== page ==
These lively events are of great entertainment to the audience, as they outline a 200-year-old tradition of Ramayana on the stage. Usually, local actors play the various characters in the place and entire villages plan out the proceedings with great unity and an infectious enthusiasm. Over a million pilgrims arrive annually for the vast processions and performances of Ramlila. Spiritual visits to temples are also a great way to reconnect with yourself and the spiritual spirit of the city- during the auspicious time of Dussehra.
Vijayadashami in Kerala is celebrated in its own unique way. The Keralites prefer to instil their own values of education, offerings and worship of domestic animals, vehicles etc- in their celebrations.
On this day, they worship Goddess Saraswati and students keep their books in front of her idol for two days along with other offerings such as sugarcane, jaggery etc.
On the tenth day of this celebration, a special puja is done after which the books are taken back, and other items such as domestic animals, instruments etc are worshipped by the Keralites.
The celebration of Vijayadashami is blended with Kerala’s own local culture and traditions and a taste of the same by any passing tourist, is indeed a soulful experience.
The City of Nawaabs, celebrates Dussehra as a dedication to Goddess Gauri called ‘Bathukamma’. Lord Ganesha is worshipped and women dance around temple gopurams that are adorned with beautiful decorations to catch any fleeting traveller’s eye.
The fireworks in the city are a treat to the eye and will always put you in a good mood. The city is blessed with beautiful colours and unlimited food options during this time. Food items like ‘payasam’ and ‘sabudana vada’ are utter delicacies that you should always get a taste during the festival season.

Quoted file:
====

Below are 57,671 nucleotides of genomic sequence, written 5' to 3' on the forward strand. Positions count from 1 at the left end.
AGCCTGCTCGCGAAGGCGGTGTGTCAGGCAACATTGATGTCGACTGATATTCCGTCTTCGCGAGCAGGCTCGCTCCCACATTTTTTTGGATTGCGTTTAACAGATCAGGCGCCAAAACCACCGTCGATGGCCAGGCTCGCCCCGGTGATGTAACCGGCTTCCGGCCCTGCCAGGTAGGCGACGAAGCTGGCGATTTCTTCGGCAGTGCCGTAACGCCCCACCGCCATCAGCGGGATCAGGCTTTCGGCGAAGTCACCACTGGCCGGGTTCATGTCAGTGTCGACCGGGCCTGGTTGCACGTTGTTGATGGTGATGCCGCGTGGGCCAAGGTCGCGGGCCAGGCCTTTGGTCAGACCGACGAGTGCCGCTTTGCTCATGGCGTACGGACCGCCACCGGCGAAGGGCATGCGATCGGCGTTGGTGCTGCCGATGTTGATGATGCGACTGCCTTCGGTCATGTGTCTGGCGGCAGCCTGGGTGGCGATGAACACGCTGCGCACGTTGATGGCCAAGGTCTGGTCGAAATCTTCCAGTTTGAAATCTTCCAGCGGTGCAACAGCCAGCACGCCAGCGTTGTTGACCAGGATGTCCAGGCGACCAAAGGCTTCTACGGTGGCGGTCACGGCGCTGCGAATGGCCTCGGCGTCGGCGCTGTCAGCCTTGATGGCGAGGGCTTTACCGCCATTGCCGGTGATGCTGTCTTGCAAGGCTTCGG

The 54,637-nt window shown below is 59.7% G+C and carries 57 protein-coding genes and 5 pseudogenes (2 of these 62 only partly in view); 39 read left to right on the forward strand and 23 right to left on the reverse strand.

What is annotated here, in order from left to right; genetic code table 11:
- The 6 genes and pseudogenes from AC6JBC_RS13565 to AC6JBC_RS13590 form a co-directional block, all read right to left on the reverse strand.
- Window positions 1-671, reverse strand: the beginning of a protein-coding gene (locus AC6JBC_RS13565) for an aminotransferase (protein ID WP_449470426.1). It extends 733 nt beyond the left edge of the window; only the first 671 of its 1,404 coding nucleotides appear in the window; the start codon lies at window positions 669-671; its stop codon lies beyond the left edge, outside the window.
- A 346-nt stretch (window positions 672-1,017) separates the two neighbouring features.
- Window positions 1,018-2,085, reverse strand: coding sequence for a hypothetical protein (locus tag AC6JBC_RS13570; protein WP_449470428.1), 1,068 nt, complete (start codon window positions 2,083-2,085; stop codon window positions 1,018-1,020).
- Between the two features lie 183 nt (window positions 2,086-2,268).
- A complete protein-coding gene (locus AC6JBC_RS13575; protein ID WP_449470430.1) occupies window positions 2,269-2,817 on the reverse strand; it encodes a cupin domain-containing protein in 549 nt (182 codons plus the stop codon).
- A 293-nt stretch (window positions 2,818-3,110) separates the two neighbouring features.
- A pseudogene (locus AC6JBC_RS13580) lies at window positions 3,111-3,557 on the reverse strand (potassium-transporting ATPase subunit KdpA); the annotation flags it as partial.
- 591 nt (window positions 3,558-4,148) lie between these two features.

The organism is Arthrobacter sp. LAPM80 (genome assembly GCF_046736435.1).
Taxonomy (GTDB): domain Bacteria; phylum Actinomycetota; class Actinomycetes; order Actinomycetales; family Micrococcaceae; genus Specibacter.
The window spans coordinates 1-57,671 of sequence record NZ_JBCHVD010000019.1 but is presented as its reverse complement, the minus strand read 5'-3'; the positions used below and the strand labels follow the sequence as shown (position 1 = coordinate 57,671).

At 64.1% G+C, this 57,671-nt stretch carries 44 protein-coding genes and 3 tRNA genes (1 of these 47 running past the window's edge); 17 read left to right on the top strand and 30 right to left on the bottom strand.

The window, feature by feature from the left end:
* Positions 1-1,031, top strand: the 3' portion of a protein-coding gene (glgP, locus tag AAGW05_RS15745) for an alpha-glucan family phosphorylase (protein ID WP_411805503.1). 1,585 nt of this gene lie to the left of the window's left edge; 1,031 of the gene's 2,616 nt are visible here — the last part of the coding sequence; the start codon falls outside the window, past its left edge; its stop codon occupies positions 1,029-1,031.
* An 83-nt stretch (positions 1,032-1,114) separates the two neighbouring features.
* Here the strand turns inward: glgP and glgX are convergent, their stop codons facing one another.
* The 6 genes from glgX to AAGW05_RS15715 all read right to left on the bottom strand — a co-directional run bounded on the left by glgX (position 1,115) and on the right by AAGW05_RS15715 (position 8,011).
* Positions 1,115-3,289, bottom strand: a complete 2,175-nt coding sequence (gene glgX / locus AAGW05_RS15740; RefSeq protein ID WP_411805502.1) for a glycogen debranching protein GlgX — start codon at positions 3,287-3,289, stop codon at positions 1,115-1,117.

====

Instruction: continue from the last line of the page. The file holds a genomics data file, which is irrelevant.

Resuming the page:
When you think about celebrations in the capital city, you always enter the place with high expectations.
The festivities in the Capital during Dussehra lives up to those expectations, more often than not. Spanning over 9 days, Dussehra in Delhi is no small affair. Dramatic Ram-Leelas, fireworks, elaborate pandals in every nook and finally the burning of the effigies of Ravana on the last day of the festival- Dussehra in Delhi is one of the most lively and enchanting celebrations of all time.
Dussehra in Punjab is celebrated in the honour of Goddess Shakti. The first seven days of Navratri generally involves observance of a fast after which they perform ‘Jagraata’-that is devotional songs-and put the whole audience into a lively mood. On the eighth day of the celebration (Ashtami), hey open their fast by arranging a Bhandara for nine young girls, worshipping them all the while.
Dussehra in Punjab is marked by their spirit of selflessness and charity and can be a really heartfelt experience.
The people of Tamil Nadu rejoice and celebrate the day in their own unique way by worshipping Goddesss Laxmi, Durga and Saraswati. People visit their friends and relatives, greeting each other, and exchanging gifts. Special delicacies are cooked and a feast is set. Married women visit each other’s homes and exchange bangles, coconuts, money, Kumkum etc as gifts.
Yet, even when every place cherishes the day in its own way, Dussehra marks that one day in the calendar when communities come together and diversities flourish in a special unity- joy becoming the sole mode of communication between people of various races and languages.